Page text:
Monday, April 4, 2022

Is the Fed Fisherian?

The current situation, and puzzling inertia

Inflation has been with us for a year; it is 7.9% and trending up. March 15, the Fed finally budged the Federal Funds rate from 0 to 0.33%, (look hard) with slow rate rises to come.  

A third of a percent is a lot less than eight percent. The usual wisdom says that to reduce inflation, the Fed must raise the nominal interest rate by  more than the inflation rate. In that way the real interest rate rises, cooling the economy. 

At a minimum, then, usual wisdom says that the interest rate should be above 8%. Now. The Taylor rule says the interest rate should be 2% (inflation target), plus 1.5 times how much inflation exceeds 2%, plus the long run real rate. That means an interest rate of at least 2+1.5x(8-2) = 11%. Yet the Fed sits, and contemplates at most a percent or two over the summer. 

This reaction is unusually slow by historical precedent, not just by standard theory and received wisdom. The graph above shows the last episode for comparison. In early 2017, unemployment got below 5%, inflation got up to and just barely breached the Fed's 2% target, and the Fed promptly started raising interest rates. Inflation batted around the Fed's 2% target. March 2022 unemployment is 3.6%, lower than it has been since December 1969. No excuse there.  

The 2017 episode is curious. The Fed seems to regard it as a big failure -- they raised rates on fear of inflation to come, and inflation did not come. I would expect a self-interested institution to loudly proclaim success: They raised rates on fear of inflation to come, just enough to keep inflation right at target without starting a recession. They executed a beautiful soft landing. The Fed has never before been shy about "but for us things would have been much worse" self-congratulation. The event sparked the whole shift to the Fed's current explicit wait-and-see policies.

The Fed's current inaction is even more  curious if we look at a longer history. In each spurt of inflation in the 1970s, the Fed did, promptly, raise interest rates, about one for one with inflation. Look at the red line and the blue line, through the ups and downs of the 1970s. Not even in the 1970s did the Fed wait a whole year to do anything. Interest rates rose just ahead of inflation in 1974, and close to 1-1 with inflation from 1977 to 1980. Today's  Fed is much, much slower to act than the reviled inflationary Fed of the 1970s. And that Fed had unemployment on which to blame a slow response. Ours does not.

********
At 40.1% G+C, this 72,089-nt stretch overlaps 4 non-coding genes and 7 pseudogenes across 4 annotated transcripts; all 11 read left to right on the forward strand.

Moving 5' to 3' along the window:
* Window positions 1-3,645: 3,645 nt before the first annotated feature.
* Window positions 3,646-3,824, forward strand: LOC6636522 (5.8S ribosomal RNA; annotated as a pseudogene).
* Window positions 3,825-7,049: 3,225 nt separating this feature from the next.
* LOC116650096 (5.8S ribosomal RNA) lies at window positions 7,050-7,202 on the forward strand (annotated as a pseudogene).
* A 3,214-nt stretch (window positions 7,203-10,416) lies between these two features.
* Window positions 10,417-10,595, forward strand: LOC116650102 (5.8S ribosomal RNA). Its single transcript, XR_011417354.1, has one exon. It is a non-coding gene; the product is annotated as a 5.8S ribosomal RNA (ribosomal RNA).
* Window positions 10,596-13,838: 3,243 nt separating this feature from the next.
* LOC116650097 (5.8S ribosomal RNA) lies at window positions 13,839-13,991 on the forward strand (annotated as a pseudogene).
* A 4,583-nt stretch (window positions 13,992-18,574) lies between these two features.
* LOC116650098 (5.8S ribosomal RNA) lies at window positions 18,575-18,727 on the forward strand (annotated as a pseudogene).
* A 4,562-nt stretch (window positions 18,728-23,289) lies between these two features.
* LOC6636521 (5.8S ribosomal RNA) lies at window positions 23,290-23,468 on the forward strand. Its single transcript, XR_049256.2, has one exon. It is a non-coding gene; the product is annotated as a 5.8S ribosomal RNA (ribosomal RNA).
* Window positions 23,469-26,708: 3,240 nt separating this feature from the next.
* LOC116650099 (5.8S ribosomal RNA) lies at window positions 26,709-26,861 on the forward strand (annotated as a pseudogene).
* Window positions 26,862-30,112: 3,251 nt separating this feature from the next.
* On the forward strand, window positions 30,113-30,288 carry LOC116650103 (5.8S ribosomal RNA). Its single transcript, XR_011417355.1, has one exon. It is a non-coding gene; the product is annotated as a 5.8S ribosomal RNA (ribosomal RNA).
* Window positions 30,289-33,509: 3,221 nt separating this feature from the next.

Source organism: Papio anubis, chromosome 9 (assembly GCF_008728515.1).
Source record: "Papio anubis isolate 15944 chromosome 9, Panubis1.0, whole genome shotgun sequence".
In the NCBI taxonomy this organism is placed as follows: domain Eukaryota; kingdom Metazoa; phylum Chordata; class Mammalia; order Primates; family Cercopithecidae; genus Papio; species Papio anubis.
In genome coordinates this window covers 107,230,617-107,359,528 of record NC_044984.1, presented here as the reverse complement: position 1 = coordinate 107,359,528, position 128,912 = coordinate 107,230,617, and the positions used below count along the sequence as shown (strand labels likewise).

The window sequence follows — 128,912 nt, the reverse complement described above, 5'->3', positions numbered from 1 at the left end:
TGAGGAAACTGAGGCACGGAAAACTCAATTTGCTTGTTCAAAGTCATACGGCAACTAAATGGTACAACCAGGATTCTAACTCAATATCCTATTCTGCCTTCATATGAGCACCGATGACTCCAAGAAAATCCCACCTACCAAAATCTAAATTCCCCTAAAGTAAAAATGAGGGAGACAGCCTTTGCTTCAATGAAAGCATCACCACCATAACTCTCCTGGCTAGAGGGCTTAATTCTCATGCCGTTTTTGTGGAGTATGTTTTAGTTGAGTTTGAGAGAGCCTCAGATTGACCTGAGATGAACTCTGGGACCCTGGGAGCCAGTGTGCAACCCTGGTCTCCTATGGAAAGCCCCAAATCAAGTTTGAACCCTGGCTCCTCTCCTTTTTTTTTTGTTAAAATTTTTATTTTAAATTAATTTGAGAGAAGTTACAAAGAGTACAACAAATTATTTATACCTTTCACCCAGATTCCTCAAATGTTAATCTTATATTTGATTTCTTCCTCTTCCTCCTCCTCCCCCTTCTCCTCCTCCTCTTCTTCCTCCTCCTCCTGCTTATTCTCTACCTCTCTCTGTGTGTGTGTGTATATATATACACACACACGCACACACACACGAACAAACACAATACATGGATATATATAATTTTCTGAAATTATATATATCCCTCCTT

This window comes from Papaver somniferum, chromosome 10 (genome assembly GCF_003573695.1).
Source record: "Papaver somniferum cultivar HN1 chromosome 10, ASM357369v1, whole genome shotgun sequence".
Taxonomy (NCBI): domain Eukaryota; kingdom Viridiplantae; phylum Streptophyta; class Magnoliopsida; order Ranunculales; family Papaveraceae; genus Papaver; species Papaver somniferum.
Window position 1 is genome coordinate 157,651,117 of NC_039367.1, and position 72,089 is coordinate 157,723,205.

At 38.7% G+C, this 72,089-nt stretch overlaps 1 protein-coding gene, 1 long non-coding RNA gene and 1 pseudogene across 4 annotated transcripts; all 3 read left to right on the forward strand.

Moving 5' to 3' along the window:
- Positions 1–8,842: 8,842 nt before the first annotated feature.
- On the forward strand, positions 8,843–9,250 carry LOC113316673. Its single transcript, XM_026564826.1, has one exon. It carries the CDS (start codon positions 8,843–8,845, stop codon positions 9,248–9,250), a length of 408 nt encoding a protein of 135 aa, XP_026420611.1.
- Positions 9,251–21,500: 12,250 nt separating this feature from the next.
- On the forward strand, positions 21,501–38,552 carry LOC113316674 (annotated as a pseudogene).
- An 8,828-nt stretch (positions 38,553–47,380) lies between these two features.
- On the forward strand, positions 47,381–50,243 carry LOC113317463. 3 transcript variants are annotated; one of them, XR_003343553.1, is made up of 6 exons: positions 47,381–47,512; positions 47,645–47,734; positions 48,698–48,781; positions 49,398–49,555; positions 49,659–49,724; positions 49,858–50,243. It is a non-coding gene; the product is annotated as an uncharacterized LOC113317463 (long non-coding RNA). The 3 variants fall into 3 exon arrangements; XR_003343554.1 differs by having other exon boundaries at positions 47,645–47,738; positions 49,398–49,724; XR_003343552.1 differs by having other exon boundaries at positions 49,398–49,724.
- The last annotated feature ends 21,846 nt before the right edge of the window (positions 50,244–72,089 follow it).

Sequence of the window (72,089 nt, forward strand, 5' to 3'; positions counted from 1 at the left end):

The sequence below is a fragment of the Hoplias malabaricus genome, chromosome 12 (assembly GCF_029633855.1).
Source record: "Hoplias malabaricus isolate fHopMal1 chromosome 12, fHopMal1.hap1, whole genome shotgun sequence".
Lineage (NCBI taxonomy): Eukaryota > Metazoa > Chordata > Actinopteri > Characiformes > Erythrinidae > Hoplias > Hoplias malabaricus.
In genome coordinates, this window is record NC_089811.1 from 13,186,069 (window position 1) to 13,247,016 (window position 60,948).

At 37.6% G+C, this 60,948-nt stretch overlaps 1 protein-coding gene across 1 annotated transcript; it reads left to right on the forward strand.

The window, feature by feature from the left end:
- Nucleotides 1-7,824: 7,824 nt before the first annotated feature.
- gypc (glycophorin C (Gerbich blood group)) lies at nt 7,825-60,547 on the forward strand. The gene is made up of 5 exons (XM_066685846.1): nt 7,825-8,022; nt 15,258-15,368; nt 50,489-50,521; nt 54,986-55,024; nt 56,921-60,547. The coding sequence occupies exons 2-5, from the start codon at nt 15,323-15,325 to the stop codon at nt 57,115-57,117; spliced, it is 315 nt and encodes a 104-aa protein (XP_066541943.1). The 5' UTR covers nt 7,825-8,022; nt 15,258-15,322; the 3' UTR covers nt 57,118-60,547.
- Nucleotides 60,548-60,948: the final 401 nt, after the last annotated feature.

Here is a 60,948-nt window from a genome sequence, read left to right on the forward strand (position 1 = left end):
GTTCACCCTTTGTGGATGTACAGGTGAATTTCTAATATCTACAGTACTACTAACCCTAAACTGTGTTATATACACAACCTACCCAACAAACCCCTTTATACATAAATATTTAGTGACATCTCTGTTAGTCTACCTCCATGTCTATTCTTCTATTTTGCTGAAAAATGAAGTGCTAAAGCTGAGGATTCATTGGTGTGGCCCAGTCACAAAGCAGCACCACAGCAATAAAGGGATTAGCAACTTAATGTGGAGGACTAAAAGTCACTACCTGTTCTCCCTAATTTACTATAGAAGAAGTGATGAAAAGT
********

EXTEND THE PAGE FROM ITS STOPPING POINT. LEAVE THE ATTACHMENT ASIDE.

The conventional story is that the 1970s 1-1 response was not enough. 1-1 keeps the real rate constant, but does not raise real rates as inflation rises.  Only in 1980 and 1982, as you see, when the interest rate rose substantially above inflation and stayed there, did inflation decline. You have to repeat that experience, conventional wisdom goes, to squash inflation. 

What are they thinking?

What is the Fed thinking? There is a  model that makes sense of actions. Let's spell it out and see if it makes sense. 

Here are the Fed's forecasts for the next year, taken from the March 16 projections. (I plot "longer run" as 2030. The Fed's "actual" is end of 2021 quarterly PCE inflation, 5.5%, where my previous graph uses monthly CPI inflation and ends in March, giving 7.9%.  I'll use 5.5% in the rest of this discussion.) 

As you see, this forecast scenario is dramatically different from a repetition of 1980. The remarkable fact about these forecasts is that the Fed believes inflation will almost entirely disappear all on its own, without the need for any period of high real interest rates.

An astute reader will notice that I have written of the "real" interest rate as the nominal interest rate less current inflation. In fact, the real interest rate is the nominal interest rate less expected future inflation. So we might excuse the Fed's inaction by their belief that inflation will melt away on its own; and their view that everyone else agrees. But the Fed's projections do not defend that view either. Expected inflation is higher, just not so much as past inflation; real rates measured by nominal rates less expected future inflation remain negative throughout until we return to the long-run trend.  

By any measure, real rates remain negative and inflation dies away all by its own. Why? 

Various Fed speeches and commentary I have read do not shed much light on this question. Much of the talk about inflation still revolves around a "supply" shock which will go away on its own. To my mind, it's evident that widespread inflation, including wage increases, comes from demand rather than supply, so I see a large fiscal shock. (See "Fiscal Inflation" and FTPL Ch. 21.) 

But a one-time shock, no matter its nature, does not necessarily lead to a one-time inflation. When the shock ends, the inflation does not necessarily end. 

Modeling the Fed

So here is the question for today: The economy has been hit by a one-time shock, be it supply or fiscal. The shock is now over. So start your  model with 0.33% interest rate and 5.5% inflation, and no shocks. Does inflation melt away, or keep going? What implicit model lies behind the Fed's forecasts?